Release Valve: Chapter Two

Updated: Mar 23

My shoes didn't feel right. They were comfortable, of course. They were running shoes. But I was waiting in a room. I felt ashamed of my approved running shoes issued to me from the Human Soldiers of Earth last year. The only other pair of shoes I owned were old H.S.E. combat boots.

"John Carmicheal?" Asked a man with nice shoes.

I stood up and said, "Yes sir?"

He chuckled, and told me, "I think between the two of us, you can just call me Eli. May I call you John? Or do you still go by Sergeant?"

I shook my head, and told him, "No. I'm just John, now."

Eli nodded with a warm smile and shook my hand. "Pleasure to meet you, John. Let me show you around."

I followed him through the door and was struck by how run down the place looked. The old carpet with blood stains in it. The light bulb that hung free from the ceiling tile. The fifteen empty desks that filled a quiet office space. A large desk in the back of the office with a large comfortable chair.

" Most of our work now is done by algorithm, which I programmed." Eli said, as he sat down at his desk. "Your Sergeant Major told you what job you applied for?"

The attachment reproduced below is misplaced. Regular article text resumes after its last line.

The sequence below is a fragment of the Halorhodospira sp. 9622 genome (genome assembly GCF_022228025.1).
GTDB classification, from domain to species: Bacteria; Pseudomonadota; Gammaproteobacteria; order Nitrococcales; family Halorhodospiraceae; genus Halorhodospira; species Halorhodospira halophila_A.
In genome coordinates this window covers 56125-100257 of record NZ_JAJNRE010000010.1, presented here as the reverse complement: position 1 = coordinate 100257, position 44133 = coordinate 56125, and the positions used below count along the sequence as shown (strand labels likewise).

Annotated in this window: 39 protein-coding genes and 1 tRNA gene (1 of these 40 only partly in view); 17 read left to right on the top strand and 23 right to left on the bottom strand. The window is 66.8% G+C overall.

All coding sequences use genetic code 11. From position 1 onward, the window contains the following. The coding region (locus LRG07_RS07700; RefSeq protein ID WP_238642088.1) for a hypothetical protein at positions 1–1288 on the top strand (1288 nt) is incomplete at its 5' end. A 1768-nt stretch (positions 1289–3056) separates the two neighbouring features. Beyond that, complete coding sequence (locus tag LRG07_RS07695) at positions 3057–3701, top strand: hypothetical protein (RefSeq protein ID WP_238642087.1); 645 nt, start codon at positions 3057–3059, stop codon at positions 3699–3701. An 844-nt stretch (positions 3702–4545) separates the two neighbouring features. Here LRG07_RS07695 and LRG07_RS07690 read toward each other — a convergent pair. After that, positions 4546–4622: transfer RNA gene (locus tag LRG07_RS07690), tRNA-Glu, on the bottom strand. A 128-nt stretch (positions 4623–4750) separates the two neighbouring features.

I shook my head, and said, "He just to me to apply and not ask any questions."

"Yeah, that sounds like my dad. Officially, this is an office of the Imperial Senior Citizen Pension Committee. Since the anti-cannibalism bill passed, we have to figure something else out for the old people on this planet."

I nodded. My hands didn't shake like my father's. I never had to eat human meat.

"Unofficially, we keep society in balance." Eli told me. " Mostly through the Newsfeed."

"Through mis-information? Fake news?" I asked.

Eli cocked his head to the right and raised his left eyebrow in thought. "Yes...but not in the way you're thinking. Our job here is to keep society stable. That boils down to figuring out what people want and giving it to them. Most want to live in the least amount of discomfort they can stand, which currently means clean water and not having to eat human meat. If eighty percent of the population lives there, they will go about their day and die quietly of cancer instead of hunger."